Vocabulary teaching and learning constitute a major problem for EFL instructors and students. The pretest showed that freshman students at COLT have difficulty in pronouncing, recognizing the meaning of, using and spelling English words. In their first semester, freshman students are required to take a vocabulary course that consists of 50 lessons…

  6. Mastering the Vocabulary of Accounting.

    ERIC Educational Resources Information Center

    Tischler, Helene

    Developed for use by students in an introductory accounting course, these learning modules deal with mastering the vocabulary of accounting. Focus of the modules is on vocabulary appearing in the first six chapters of the text, "Accounting Principles" by Niswonger and Fess. Covered in the individual modules are the following topics: discovering…

  7. Phonological awareness and sinusoidal amplitude modulation in phonological dislexia.

    PubMed

    Peñaloza-López, Yolanda; Herrera-Rangel, Aline; Pérez-Ruiz, Santiago J; Poblano, Adrián

    2016-04-01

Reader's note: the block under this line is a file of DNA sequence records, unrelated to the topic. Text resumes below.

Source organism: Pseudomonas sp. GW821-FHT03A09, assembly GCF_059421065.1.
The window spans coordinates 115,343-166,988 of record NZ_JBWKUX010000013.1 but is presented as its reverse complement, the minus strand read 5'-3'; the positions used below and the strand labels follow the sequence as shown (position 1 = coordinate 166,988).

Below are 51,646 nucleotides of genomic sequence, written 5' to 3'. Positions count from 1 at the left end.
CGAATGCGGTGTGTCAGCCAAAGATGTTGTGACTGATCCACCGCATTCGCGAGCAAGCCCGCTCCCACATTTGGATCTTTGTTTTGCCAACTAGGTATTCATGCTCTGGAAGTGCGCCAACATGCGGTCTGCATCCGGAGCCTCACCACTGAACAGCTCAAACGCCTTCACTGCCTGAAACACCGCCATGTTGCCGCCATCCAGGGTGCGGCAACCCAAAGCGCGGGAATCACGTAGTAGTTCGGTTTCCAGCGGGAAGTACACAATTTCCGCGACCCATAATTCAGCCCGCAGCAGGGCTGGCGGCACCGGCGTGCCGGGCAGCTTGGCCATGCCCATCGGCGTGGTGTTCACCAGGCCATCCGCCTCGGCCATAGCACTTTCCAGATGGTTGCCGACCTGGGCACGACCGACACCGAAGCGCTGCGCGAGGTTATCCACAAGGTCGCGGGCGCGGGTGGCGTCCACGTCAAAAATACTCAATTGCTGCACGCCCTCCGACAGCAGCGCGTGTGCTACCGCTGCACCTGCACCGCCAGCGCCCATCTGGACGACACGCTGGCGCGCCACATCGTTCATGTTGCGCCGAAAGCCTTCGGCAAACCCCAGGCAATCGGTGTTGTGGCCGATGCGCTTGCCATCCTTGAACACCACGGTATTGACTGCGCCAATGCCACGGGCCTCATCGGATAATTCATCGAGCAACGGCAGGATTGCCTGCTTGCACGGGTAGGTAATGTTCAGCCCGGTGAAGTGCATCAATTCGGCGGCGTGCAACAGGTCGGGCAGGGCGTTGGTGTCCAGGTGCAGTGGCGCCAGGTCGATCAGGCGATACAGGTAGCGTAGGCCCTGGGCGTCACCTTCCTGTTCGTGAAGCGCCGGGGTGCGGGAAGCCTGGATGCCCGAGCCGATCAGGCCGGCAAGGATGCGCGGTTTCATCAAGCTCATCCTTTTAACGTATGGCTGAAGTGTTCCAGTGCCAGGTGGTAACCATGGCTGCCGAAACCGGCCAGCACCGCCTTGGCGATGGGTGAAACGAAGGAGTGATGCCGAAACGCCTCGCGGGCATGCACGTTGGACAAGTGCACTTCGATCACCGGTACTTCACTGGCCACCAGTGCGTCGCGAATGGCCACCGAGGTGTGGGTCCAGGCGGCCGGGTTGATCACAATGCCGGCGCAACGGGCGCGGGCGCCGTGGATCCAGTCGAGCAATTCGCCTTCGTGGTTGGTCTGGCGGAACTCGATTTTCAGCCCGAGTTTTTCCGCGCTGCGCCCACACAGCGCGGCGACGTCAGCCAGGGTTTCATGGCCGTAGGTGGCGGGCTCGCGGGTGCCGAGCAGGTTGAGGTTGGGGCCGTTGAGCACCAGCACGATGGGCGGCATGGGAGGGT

Objective Dyslexia is the difficulty of children in learning to read and write as results of neurological deficiencies. The objective was to test the Phonological awareness (PA) and Sinusoidal amplitude modulation (SAM) threshold in children with Phonological dyslexia (PD). Methods We performed a case-control, analytic, cross sectional study. We studied 14 children with PD and 14 control children from 7 to 11 years of age, by means of PA measurement and by SAM test. The mean age of dyslexic children was 8.39 years and in the control group was 8.15. Results Children with PD exhibited inadequate skills in PA, and SAM. We found significant correlations between PA and SAM at 4 Hertz frequency, and calculated regression equations that predicts between one-fourth and one-third of variance of measurements. Conclusion Alterations in PA and SAM found can help to explain basis of deficient language processing exhibited by children with PD. PMID:27097001